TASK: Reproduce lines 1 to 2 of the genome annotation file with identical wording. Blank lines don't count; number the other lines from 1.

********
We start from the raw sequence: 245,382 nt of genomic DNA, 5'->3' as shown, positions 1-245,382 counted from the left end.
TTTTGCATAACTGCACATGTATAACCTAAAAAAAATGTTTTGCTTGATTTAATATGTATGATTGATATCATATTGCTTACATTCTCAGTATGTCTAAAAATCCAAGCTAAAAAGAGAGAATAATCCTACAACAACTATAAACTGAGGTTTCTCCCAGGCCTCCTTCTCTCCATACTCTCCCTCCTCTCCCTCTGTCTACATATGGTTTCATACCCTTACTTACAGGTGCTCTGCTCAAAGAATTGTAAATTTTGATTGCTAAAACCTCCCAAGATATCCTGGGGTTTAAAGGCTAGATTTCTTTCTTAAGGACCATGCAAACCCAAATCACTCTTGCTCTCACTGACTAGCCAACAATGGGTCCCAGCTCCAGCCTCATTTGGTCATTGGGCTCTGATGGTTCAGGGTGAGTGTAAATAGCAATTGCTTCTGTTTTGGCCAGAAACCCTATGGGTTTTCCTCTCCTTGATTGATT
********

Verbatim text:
We start from the raw sequence: 245,382 nt of genomic DNA, 5'->3' as shown, positions 1-245,382 counted from the left end.
TTTTGCATAACTGCACATGTATAACCTAAAAAAAATGTTTTGCTTGATTTAATATGTATGATTGATATCATATTGCTTACATTCTCAGTATGTCTAAAAATCCAAGCTAAAAAGAGAGAATAATCCTACAACAACTATAAACTGAGGTTTCTCCCAGGCCTCCTTCTCTCCATACTCTCCCTCCTCTCCCTCTGTCTACATATGGTTTCATACCCTTACTTACAGGTGCTCTGCTCAAAGAATTGTAAATTTTGATTGCTAAAACCTCCCAAGATATCCTGGGGTTTAAAGGCTAGATTTCTTTCTTAAGGACCATGCAAACCCAAATCACTCTTGCTCTCACTGACTAGCCAACAATGGGTCCCAGCTCCAGCCTCATTTGGTCATTGGGCTCTGATGGTTCAGGGTGAGTGTAAATAGCAATTGCTTCTGTTTTGGCCAGAAACCCTATGGGTTTTCCTCTCCTTGATTGATT